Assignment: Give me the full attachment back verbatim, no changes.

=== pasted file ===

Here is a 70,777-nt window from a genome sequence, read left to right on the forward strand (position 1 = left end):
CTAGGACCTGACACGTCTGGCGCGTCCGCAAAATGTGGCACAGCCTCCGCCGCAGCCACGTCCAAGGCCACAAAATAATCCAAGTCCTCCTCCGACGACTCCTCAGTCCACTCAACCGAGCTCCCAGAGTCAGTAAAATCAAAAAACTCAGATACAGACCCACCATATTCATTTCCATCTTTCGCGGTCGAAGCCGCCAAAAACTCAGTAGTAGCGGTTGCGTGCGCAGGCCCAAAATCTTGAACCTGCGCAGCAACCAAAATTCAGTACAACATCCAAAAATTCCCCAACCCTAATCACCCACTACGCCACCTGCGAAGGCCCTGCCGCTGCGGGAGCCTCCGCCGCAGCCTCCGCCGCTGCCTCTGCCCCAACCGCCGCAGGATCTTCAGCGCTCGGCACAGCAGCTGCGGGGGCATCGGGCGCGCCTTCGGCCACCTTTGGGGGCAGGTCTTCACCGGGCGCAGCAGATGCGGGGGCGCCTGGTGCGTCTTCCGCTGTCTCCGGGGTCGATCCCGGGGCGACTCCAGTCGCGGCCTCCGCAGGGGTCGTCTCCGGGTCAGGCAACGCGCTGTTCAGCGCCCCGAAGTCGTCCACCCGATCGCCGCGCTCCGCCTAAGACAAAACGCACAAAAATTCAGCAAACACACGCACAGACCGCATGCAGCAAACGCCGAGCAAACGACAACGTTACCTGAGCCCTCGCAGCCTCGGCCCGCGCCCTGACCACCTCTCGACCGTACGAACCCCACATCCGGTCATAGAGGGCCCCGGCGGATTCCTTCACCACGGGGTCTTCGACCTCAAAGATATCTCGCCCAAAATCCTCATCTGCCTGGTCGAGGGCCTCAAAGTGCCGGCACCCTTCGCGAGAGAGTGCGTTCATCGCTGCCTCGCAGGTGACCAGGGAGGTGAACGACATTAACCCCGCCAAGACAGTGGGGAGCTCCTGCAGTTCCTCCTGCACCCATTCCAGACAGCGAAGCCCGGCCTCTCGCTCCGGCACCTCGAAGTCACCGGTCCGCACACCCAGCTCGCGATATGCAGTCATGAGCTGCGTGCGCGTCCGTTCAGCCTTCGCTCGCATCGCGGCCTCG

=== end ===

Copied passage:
Here is a 70,777-nt window from a genome sequence, read left to right on the forward strand (position 1 = left end):
CTAGGACCTGACACGTCTGGCGCGTCCGCAAAATGTGGCACAGCCTCCGCCGCAGCCACGTCCAAGGCCACAAAATAATCCAAGTCCTCCTCCGACGACTCCTCAGTCCACTCAACCGAGCTCCCAGAGTCAGTAAAATCAAAAAACTCAGATACAGACCCACCATATTCATTTCCATCTTTCGCGGTCGAAGCCGCCAAAAACTCAGTAGTAGCGGTTGCGTGCGCAGGCCCAAAATCTTGAACCTGCGCAGCAACCAAAATTCAGTACAACATCCAAAAATTCCCCAACCCTAATCACCCACTACGCCACCTGCGAAGGCCCTGCCGCTGCGGGAGCCTCCGCCGCAGCCTCCGCCGCTGCCTCTGCCCCAACCGCCGCAGGATCTTCAGCGCTCGGCACAGCAGCTGCGGGGGCATCGGGCGCGCCTTCGGCCACCTTTGGGGGCAGGTCTTCACCGGGCGCAGCAGATGCGGGGGCGCCTGGTGCGTCTTCCGCTGTCTCCGGGGTCGATCCCGGGGCGACTCCAGTCGCGGCCTCCGCAGGGGTCGTCTCCGGGTCAGGCAACGCGCTGTTCAGCGCCCCGAAGTCGTCCACCCGATCGCCGCGCTCCGCCTAAGACAAAACGCACAAAAATTCAGCAAACACACGCACAGACCGCATGCAGCAAACGCCGAGCAAACGACAACGTTACCTGAGCCCTCGCAGCCTCGGCCCGCGCCCTGACCACCTCTCGACCGTACGAACCCCACATCCGGTCATAGAGGGCCCCGGCGGATTCCTTCACCACGGGGTCTTCGACCTCAAAGATATCTCGCCCAAAATCCTCATCTGCCTGGTCGAGGGCCTCAAAGTGCCGGCACCCTTCGCGAGAGAGTGCGTTCATCGCTGCCTCGCAGGTGACCAGGGAGGTGAACGACATTAACCCCGCCAAGACAGTGGGGAGCTCCTGCAGTTCCTCCTGCACCCATTCCAGACAGCGAAGCCCGGCCTCTCGCTCCGGCACCTCGAAGTCACCGGTCCGCACACCCAGCTCGCGATATGCAGTCATGAGCTGCGTGCGCGTCCGTTCAGCCTTCGCTCGCATCGCGGCCTCG